Look, there in the water. Is it a surfboard? Is it a canoe? No, it’s a stand up paddleboard! Whether you’re a mindful meditator, wave chasing thrill-seeker or just a weekend cruiser, the stand up paddleboard (SUP) phenomenon has massive health benefits on par with its mass appeal.
What is it?
The clue is very much in the name. Take a long single-bladed paddle and what looks like a longer and wider version of a regular surfboard, then find a sizable body of water, don the appropriate attire and you’re all set to… stand on a board and paddle. For first-timers, simply being able to stand while afloat is a noble achievement, but once you’ve got the knack it’s really a case of do as you please.
Many SUPers are content with a casual paddle and a chance to reflect and most seem to enjoy it as a social rendezvous, instead of just meeting at the latest hip coffee joint. But there’s more to SUP than merely killing time. As a sport, SUP has its sponsored athletes, several dedicated online magazines and, due to it’s appeal and accessibility, some are even speculating it could become an Olympic event.
Where did it come from?
SUP has a shared history with surfing. It was first jotted into history books in 1769 by Joseph Banks of the HMS Endeavor on the third voyage of Captain James Cook, and was later found to be a part of ancient Polynesian culture. SUP as we now know it burgeoned in popularity in California during the mid-nineties and spread elsewhere like wildfire, particularly in places where waves weren’t available. It definitely helped that American surf legend Laird Hamilton helped popularize paddle surfing from the late 90’s onward.
A report by The Outdoor Foundation revealed SUP was the most popular first-time outdoor activity in 2013. The report noted that stand up paddle boarding beat out boardsailing, kitesurfing and other similar aquatic endeavors and was particularly popular with men and women in their late 20’s. Hence the perception of SUP being such a new-fangled thing when it’s nothing new – Venetian gondoliers have been ahead of the curve for almost a thousand years.
Is it easy to learn?
Easy to learn and difficult to master would be the best way to sum it up. Unless you’ve surfed, skateboarded, snowboarded – or done any other form of boarding – the ability to stand gracefully on a 11′ board can be a little elusive to some. Most first time paddlers can become acclimated with it within the first session.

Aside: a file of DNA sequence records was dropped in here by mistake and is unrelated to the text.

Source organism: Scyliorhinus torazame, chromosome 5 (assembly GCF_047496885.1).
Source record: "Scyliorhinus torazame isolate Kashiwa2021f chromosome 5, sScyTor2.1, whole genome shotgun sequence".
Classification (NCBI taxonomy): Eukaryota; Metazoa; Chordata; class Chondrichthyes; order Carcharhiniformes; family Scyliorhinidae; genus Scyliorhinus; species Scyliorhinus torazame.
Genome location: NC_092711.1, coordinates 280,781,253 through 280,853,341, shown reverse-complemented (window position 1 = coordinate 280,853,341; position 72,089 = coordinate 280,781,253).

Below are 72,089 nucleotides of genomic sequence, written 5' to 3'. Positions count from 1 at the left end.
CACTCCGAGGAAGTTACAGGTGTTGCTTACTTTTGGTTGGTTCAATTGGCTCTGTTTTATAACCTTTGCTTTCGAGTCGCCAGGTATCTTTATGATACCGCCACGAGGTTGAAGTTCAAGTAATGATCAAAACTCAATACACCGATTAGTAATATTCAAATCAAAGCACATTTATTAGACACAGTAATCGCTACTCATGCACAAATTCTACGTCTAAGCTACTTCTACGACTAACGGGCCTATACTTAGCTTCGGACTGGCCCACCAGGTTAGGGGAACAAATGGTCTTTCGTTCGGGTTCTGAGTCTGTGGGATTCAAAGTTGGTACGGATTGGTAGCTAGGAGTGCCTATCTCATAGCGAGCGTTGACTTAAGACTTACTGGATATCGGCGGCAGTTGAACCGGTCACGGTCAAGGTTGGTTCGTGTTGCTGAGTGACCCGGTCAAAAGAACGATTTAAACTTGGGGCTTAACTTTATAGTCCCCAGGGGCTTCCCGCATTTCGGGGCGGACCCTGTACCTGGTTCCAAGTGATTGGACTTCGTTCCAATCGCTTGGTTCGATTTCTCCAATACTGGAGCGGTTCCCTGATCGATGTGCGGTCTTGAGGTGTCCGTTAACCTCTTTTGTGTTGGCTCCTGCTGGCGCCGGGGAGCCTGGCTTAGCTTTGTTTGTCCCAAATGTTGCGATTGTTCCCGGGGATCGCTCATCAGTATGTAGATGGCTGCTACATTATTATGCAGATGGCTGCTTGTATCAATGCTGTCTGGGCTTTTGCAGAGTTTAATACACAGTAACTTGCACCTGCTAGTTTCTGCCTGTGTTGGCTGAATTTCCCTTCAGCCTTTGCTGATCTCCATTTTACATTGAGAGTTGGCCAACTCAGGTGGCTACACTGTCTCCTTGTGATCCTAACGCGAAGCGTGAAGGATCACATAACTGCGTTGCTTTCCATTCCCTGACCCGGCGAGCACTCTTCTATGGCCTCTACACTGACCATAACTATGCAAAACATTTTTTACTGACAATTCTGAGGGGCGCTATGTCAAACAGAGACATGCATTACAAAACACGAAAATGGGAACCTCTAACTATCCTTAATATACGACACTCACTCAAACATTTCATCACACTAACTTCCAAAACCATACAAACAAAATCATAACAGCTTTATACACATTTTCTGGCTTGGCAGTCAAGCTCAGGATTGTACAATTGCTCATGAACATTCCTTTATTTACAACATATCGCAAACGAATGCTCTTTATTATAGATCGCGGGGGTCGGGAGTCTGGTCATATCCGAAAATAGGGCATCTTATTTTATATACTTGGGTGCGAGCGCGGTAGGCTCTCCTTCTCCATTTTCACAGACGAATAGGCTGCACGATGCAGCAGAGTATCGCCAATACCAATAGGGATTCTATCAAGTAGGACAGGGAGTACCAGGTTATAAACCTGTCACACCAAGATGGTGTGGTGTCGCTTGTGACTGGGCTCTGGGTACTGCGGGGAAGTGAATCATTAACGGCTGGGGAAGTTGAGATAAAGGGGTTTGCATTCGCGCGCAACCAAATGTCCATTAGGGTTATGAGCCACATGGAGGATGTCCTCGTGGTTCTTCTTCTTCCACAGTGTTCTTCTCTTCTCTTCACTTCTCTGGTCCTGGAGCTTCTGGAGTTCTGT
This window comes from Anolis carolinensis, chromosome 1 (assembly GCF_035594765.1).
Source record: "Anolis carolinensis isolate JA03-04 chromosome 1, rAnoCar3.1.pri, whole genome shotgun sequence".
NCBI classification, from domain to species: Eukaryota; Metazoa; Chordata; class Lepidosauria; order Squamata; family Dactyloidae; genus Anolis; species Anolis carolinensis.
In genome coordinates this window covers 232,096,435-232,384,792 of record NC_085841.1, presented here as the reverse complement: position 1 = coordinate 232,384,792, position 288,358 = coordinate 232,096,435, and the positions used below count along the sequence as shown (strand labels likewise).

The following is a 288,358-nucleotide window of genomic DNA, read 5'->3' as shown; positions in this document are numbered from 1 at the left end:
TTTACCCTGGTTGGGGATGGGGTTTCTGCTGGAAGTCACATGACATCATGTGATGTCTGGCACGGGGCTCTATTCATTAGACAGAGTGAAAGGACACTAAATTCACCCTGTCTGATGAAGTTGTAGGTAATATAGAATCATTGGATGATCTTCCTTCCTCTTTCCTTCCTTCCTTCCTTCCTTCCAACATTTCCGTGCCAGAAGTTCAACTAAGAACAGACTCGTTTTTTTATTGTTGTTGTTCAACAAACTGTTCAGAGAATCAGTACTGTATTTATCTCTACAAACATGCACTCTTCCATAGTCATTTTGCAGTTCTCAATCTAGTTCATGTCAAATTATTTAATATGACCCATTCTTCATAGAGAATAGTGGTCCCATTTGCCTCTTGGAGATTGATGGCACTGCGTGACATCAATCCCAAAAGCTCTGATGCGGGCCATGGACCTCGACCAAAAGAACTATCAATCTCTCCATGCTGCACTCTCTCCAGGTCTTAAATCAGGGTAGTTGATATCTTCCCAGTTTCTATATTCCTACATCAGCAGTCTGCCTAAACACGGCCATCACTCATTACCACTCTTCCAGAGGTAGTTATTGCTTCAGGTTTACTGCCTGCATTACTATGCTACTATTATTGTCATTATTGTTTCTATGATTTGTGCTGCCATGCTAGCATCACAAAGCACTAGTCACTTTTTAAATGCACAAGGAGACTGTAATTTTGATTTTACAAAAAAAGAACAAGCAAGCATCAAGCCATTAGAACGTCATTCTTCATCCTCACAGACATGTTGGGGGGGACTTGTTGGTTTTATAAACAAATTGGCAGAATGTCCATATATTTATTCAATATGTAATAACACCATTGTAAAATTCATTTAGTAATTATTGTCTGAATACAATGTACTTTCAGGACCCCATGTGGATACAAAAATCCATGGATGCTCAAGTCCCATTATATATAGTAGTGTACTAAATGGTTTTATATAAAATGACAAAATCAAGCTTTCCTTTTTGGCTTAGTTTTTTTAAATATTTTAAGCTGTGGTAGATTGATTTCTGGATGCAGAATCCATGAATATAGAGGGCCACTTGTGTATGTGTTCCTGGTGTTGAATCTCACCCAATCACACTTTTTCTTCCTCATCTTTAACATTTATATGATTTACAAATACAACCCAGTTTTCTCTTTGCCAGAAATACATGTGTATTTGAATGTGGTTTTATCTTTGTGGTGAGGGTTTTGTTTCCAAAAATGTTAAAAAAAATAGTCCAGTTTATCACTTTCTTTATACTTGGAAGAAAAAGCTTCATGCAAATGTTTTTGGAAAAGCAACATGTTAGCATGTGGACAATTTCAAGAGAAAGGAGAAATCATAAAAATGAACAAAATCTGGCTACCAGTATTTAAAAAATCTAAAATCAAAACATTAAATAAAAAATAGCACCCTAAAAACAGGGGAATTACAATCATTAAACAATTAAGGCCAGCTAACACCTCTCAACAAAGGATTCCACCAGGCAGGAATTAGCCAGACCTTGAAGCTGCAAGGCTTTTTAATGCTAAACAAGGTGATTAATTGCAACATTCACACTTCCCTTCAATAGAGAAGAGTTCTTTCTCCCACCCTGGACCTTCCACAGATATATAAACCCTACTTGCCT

Is it competitive?
If you want it to be. Just like you can hop on a bike without training for the Tour de France or wear boxing gloves without having to get punched in the face, with SUP you can hop on a board without anyone expecting you to race or “hang ten” on a wave. That said, SUP races take place around the world and throughout the year. The Stand Up Paddle Athletes Association is generally considered to be the overall governing body, with various national bodies located where the sport is most popular. There are also many recreational events held throughout Rhode Island each summer such as the Providence Paddle Battle and Race the State.
One of the first things that gets touted about SUP is the benefit for your core muscles – the central part of your torso around your stomach and mid and lower back. That’s because of the myriad adjustments made in your legs, hips and body to stay balanced, which is made tougher depending on the width of the board and whether or not there are any waves. Then comes paddling, which is a great workout for your arms, back and shoulders, all working together to propel you through the water.
One of the unsung bonuses of paddle boarding is that it’s low impact. Anyone who runs roads, plays squash or partakes in rougher sports will tell you that muscles, joints and ligaments will eventually suffer wear and tear from sudden jolts. The latest craze is to combine yoga with stand up paddle boarding, for an even greater balance exercise with all the benefits of yoga. It’s also important to mention that just being out on the water has a stress relieving effect for many people.